So what is there to do during Tet?
HCMC doesn’t completely clear out – there are plenty of families here now where the entire family lives in the city, and so travel to another province or hometown is unnecessary. These people need something to do!
In between giving the front gate a fresh coat of paint and thoroughly cleaning the family altar, locals like to relax at three main holiday events: the New Year’s Fair, Flower Street, and Fireworks!
The New Year’s Fair
Each year there is a large fair in the middle of Saigon. In 2014 it was in September 23rd Park along Pham Ngu Lao, but this year it moved to the MUCH larger Tao Dan Park, which was a big improvement.
|I love this picture. Musical Goats. Can’t you just hear their musical bleats?|
Whole families come out for entertainment, shopping, rides, crafts, and food… all the food, fried.
There are large displays of traditional arts, of all kinds.
Fruit and flower sculptures, bonsai, carved wooden sculptures and chairs, preserved butterflies (including whole pieces of artwork made out of butterfly wings… hrmm), and exotic birds from all corners of Vietnam are on display all over the park for two weeks.
|Dragon Lions are said to chase away bad luck during the Tet holiday. More prosperous businesses will hire dancers to perform outside their house/business at midnight on the New Year.|
|Obligatory Ho Chi Minh tax.|
|My eternal question for carvings like this, or the massive hardwood
chairs/tables: who buys these and where do you put them??
Families are also invited to get hands on. There are ceramics and face-painting areas.
There’s a regular western flair in one corner this year, with a bouncy castle (!!) and a few rides, like this CRAZYWAVE machine. Hypnotizing, and more than a little fun.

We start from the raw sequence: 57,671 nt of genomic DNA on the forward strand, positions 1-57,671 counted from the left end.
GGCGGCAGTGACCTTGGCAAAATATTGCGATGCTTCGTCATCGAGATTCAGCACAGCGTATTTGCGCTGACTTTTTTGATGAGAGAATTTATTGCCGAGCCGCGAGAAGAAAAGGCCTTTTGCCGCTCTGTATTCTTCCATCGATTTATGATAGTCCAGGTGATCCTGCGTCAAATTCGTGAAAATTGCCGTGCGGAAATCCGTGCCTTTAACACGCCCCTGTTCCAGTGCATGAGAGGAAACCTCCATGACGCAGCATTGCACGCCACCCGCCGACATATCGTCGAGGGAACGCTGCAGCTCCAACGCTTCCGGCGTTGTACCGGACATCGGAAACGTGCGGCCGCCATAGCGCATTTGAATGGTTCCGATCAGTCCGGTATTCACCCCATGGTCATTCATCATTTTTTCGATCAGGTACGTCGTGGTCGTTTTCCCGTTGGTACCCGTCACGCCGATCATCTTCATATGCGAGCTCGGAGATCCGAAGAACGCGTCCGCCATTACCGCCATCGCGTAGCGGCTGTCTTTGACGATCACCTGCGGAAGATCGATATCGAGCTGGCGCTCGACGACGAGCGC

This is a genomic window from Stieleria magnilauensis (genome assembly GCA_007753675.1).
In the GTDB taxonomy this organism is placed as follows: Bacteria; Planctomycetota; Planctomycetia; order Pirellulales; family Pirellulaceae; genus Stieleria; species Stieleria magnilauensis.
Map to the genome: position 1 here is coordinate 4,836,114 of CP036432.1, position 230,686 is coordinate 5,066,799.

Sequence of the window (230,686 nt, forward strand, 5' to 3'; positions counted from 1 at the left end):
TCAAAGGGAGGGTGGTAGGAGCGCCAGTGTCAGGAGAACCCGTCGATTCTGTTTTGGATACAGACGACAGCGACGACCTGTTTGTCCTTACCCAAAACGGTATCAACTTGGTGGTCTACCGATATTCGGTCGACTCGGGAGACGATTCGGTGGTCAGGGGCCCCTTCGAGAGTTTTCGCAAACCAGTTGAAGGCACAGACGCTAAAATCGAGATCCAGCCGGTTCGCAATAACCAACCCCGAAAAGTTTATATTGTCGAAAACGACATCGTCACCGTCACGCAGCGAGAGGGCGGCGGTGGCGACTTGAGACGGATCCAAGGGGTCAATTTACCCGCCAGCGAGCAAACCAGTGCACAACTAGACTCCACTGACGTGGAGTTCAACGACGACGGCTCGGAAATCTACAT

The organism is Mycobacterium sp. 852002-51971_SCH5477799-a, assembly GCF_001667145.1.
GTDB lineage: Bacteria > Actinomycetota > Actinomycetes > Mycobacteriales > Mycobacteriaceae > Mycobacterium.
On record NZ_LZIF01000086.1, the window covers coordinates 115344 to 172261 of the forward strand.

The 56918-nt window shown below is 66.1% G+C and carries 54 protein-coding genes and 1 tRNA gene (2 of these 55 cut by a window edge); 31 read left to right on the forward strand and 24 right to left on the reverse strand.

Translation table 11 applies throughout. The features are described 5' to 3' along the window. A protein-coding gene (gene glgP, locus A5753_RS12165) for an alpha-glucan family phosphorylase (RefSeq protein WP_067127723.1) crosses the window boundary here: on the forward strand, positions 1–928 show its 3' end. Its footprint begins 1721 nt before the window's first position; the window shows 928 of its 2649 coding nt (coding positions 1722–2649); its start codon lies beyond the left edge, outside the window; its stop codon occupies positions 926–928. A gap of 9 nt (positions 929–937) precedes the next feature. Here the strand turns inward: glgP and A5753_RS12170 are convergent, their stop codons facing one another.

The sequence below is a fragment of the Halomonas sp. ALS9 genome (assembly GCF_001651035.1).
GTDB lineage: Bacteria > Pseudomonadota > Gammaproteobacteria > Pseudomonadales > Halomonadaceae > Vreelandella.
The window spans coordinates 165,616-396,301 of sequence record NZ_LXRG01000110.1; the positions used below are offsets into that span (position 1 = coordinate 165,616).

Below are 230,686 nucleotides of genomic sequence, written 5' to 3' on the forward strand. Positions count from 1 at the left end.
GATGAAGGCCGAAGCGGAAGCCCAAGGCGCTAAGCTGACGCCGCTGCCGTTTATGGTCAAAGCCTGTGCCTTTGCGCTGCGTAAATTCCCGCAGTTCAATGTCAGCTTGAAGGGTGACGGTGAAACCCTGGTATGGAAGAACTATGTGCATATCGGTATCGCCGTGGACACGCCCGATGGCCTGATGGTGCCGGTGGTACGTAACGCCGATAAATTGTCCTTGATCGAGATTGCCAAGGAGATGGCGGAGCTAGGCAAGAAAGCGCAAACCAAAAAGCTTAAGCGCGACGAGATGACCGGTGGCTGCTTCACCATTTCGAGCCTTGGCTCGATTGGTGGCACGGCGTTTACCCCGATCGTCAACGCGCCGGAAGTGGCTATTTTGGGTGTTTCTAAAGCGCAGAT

I’d be remiss not to mention that you can get the most badass fair food in Vietnam. Honestly, this place is the best. Go HUNGRY, and eat slowly! You can get anything fried on a stick here, and it is hands-down glorious.
Ham Nghi, in downtown HCMC, is a major street leading from Ben Thanh Market to Bitexco tower and the Saigon River, and each year it is transformed into selfie paradise.
Traffic is not permitted, and people flock with their SO’s, children, and friends to capture pictures for the new year.
Some final tips for being in HCMC during Tet:
- STOCK UP beforehand. Get toilet paper and any food you’ll need for 3-4 days, just to be safe. We like to have a BBQ over Tet, so that includes supplies like charcoal and starter sticks, as well as any groceries we might want to cook.
- No maid service. Sorry.
- If you find a business open during Tet in Ho Chi Minh City, the laws of the free market apply: it’ll be more expensive, even if it’s just the rice guy on the corner a day or two before Tet proper.
- On the first day of Tet, DO NOT enter someone’s house unless you are invited. The luck of the first person to enter will curse/bless the house throughout the coming year (this is why families who have recently lost a family member are not welcome to drop by during Tet).
- Honestly, it’s a long, kind of boring holiday once it actually starts, being as focused on the nuclear family as it is. Use your time in Saigon to relax and don’t expect phenomenal service, and you’ll be ok!